You already know that playing sports helps keep you fit. You also know that sports
are a fun way to socialize and meet people. But you might not know why it's so important
to get a sports physical at the beginning of your sports season.
What Is a Sports Physical?
In the sports medicine field, the sports physical exam is known as a preparticipation
physical examination(PPE). The exam helps determine whether
it's safe for you to participate in a certain sport. Most states actually require
that kids and teens have a sports physical before they can start a new sport or begin
a new competitive season. But even if a sports physical isn't required, doctors still
highly recommend getting one.
The two main parts to a sports physical are the medical history and the physical
This part of the exam includes questions about:
serious illnesses among family members
illnesses that you had when you were younger or may have now, such as asthma,
diabetes, or epilepsy
previous hospitalizations or surgeries
allergies (to insect bites, for example)
past injuries (including concussions, sprains, or bone fractures)
whether you've ever passed out, felt dizzy, had chest pain, or had trouble breathing
any medications that you are on (including over-the-counter medications, herbal
supplements, and prescription medications)
The medical history questions are usually on a form that you can bring home, so
ask your parents to help you fill in the answers. If possible, ask both parents about
family medical history.
Answer the questions as well as you can. Try not to guess the answers or give answers
you think your doctor wants.
Looking at patterns of illness in your family is a good way to consider possible
conditions you may have. Most sports medicine doctors believe the medical history
is the most important part of the sports physical exam, so take time to answer the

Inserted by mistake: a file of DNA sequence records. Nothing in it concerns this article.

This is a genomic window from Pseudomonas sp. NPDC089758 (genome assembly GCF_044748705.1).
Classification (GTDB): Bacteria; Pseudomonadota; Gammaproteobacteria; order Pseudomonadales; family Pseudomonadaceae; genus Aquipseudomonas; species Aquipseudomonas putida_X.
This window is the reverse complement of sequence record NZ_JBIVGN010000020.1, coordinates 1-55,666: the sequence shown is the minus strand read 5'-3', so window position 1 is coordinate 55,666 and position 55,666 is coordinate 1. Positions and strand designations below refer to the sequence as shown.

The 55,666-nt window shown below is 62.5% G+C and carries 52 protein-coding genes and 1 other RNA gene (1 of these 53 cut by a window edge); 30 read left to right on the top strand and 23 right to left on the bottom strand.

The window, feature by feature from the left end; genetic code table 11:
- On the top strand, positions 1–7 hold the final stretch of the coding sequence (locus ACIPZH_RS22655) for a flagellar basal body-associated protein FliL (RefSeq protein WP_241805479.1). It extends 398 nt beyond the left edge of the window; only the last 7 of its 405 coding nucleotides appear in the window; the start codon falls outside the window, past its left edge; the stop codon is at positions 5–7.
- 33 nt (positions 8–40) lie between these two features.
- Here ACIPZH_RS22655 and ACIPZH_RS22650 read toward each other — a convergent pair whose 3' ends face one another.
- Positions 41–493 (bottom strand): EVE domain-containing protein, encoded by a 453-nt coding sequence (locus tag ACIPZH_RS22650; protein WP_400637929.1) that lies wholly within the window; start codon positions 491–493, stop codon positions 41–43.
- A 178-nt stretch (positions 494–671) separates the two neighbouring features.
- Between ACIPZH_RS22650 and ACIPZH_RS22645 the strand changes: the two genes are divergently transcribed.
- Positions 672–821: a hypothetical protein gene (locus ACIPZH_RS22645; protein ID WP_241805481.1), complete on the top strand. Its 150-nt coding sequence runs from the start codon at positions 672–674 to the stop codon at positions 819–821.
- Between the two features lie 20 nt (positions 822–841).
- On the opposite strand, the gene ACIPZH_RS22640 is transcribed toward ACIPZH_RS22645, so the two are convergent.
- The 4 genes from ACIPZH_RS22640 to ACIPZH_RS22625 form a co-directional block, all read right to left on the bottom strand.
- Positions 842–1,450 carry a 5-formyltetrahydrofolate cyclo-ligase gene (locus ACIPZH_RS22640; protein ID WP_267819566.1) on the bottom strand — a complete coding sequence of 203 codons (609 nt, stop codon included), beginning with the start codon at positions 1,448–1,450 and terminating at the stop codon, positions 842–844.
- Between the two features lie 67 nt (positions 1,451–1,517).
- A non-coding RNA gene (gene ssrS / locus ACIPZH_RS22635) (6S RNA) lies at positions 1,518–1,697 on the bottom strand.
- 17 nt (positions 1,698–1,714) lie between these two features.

questions carefully. It's unlikely that your answers will prevent you from playing
During the physical part of the exam, the doctor will usually:
record your height and weight
take a blood pressure and pulse (heart rate and rhythm)
test your vision
check your heart, lungs, abdomen, ears, nose, and throat
evaluate your posture, joints, strength, and flexibility
Although most of the exam will be the same for males and females, if a person has
started or already gone through puberty, the doctor may ask girls and guys different
questions. For example, if a girl is heavily involved in a lot of active sports, the
doctor may ask her about her period and diet to make sure she doesn't have something
like female athlete triad (poor
nutrition, irregular or absent periods, and weak bones).
A doctor will also ask questions about use of drugs, alcohol, or dietary supplements,
including steroids or other "performance enhancers" and weight-loss supplements, because
these can affect a person's health.
At the end of your exam, the doctor will either fill out and sign a form if everything
checks out OK or, in some cases, recommend a follow-up exam, additional tests, or
specific treatment for medical problems.
Why Is a Sports Physical Important?
A sports physical can help you find out about and deal with health problems that
might interfere with your participation in a sport. For example, if you have frequent
asthma attacks but are a starting forward in soccer, a doctor might be able to prescribe
a different type of inhaler or adjust the dosage so that you can breathe more easily
when you run.
Your doctor may even have some good training tips and be able to give you some
ideas for avoiding injuries. For example, he or she may recommend certain stretching
or strengthening activities, that help prevent injuries. A doctor also can identify
risk factors that are linked to specific sports. Advice like this will make you a
better, stronger athlete.
When & Where Should I Go for a Sports Physical?
Some people go to their own doctor for a sports physical; others have one at school.